Here's what happens when you visit the Google site
you enter the URL of Google (google.com) in your Internet browser (Firefox, Chrome, Opera, Internet Explorer, Edge, etc.)
your computer sends a request to your Internet service the provider (Swissco, Free, etc.) and the latter will route (transmit) your request to a  DNS server (Domain Name Server) which in turn will match the name of the domain that you requested at its unique IP address so that you can redirect your initial request to the appropriate Google server whose IP address corresponds to the google.com domain name
the server hosting google.com responds to your request and sends you the data corresponding to the site you have requested in the form of several packets
your Internet browser (Firefox, Chrome, etc.) recomposes these packages and displays this data on your screen
And it all happens in a fraction of a second. Amazing isn't it?

Here's what happens when you send an email
For our example, let's assume that you have an email address at outlook.com (Microsoft's email) and that your recipient has an email address at gmail.com (Google's email).

you connect through your Internet Service Provider Site outlook.com following the same path as described above, and write your email
as soon as
you send your email, Outlook sends it directly to Gmail via (the whole process described above) Internet. Gmail then takes care of delivering the message to your recipient. He knows to whom to deliver your message thanks to the unique email address of your recipient (e.g. firstname.name-of-your-ami@gmail.com)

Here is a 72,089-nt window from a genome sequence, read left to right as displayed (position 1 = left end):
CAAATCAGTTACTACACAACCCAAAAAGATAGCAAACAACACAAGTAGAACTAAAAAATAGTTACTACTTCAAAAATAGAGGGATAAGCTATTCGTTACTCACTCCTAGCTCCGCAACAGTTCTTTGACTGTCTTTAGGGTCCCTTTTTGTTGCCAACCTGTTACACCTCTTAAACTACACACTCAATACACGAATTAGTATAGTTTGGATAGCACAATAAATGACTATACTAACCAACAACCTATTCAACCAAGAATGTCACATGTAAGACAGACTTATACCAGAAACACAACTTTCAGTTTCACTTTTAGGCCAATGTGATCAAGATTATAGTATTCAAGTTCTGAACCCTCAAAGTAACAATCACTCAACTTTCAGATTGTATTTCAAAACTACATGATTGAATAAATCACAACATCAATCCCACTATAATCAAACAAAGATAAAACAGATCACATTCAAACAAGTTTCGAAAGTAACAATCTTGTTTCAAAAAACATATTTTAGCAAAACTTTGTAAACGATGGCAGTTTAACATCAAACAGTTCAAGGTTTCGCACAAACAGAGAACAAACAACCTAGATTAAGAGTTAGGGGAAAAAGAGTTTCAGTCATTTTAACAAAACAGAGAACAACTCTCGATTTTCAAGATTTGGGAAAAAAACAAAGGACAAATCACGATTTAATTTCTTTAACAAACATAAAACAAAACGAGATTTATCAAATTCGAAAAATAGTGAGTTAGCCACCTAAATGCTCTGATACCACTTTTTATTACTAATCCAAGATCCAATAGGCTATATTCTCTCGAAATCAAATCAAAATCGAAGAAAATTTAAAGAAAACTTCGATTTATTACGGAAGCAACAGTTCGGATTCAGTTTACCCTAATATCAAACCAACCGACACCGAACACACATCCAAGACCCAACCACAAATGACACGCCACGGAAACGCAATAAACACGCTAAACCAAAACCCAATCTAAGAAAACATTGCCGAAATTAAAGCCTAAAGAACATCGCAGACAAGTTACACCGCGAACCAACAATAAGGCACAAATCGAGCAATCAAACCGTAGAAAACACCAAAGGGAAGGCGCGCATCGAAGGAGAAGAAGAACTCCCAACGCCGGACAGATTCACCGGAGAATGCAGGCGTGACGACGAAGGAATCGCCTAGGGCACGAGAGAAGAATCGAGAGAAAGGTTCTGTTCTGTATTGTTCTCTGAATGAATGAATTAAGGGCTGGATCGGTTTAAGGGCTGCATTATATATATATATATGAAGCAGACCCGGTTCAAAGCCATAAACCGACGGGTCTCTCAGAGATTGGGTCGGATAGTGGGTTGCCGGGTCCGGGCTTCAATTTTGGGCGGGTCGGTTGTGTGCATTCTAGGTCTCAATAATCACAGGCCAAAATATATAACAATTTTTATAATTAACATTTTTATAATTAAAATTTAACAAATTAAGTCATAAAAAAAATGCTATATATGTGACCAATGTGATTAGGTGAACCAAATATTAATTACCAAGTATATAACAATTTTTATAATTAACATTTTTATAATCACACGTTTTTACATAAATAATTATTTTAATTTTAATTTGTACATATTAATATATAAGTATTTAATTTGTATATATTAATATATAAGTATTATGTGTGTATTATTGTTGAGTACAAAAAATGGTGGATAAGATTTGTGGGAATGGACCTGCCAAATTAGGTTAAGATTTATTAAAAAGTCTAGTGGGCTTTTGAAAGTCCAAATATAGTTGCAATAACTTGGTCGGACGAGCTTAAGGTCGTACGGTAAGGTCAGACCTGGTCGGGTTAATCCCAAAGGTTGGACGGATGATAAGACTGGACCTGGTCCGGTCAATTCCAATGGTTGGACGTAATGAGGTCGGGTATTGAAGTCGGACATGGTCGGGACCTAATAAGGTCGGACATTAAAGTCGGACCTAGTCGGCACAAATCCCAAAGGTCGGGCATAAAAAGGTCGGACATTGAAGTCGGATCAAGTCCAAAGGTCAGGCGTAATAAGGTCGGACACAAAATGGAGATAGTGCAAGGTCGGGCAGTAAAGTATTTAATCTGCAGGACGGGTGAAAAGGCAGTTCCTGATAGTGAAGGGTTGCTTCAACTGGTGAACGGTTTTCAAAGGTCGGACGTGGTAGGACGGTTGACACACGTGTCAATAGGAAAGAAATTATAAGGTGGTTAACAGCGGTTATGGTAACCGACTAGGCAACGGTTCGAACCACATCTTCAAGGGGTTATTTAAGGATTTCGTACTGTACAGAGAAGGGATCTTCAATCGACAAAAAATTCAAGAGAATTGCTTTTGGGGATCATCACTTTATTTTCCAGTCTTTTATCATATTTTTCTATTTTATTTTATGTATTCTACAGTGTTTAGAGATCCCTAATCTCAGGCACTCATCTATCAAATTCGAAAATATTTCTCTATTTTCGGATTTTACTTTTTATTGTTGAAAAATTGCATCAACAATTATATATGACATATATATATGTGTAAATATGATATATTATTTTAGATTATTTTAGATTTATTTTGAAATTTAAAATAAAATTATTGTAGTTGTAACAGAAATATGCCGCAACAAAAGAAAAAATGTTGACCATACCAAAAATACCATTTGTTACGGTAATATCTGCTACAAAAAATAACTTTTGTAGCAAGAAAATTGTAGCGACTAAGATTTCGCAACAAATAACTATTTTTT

Routers or how data knows where to go on the Internet
Imagine yourself at work in the same office as your boss.

You're quietly posting the latest photos from your vacation on Facebook while your boss does market research. You both send and receive information via the Internet.

Question: How is it that the data packets you send and receive do not accidentally arrive on your boss's computer? It could be very embarrassing, right?

The solution to this problem again is IP addresses and routers.

Anything that connects directly or indirectly to the Internet has a unique IP address. This concerns your computer, your smartphone, your tablet, your TV, your game console, and everything between these devices and the servers.

It's like in real life: we have countries, departments (or cantons), cities, towns and postal addresses to find our way. On the Internet, it is IP addresses that allow data to find its way and not get lost.

Whenever an Internet cable crosses another cable, there is a router (like the one you have at home and you may call your box). Routers route your packets from router to router to their final destination. It's a bit like an internet GPS that makes sure that data goes where it needs to (at the right IP address). Each time you visit a website, more than 10 routers activate to help packet data from and to your computer.

It is, therefore, routers that allow your boss to receive adequate data compared to what he does on the Internet.
To simplify and summarize
When you go to a website, your computer sends a request to a server, which then returns the data corresponding to your request. Your request and the server response reach their respective destinations thanks to their the unique IP address and an efficient signaling system (routers and domain name servers).
All data that travels over the Internet (websites, Spotify, Netflix, emails, phone calls, etc.) is broken down into small pieces called packets. The faster your connection to the Internet through your Internet service provider, the more packets you can send and receive per second.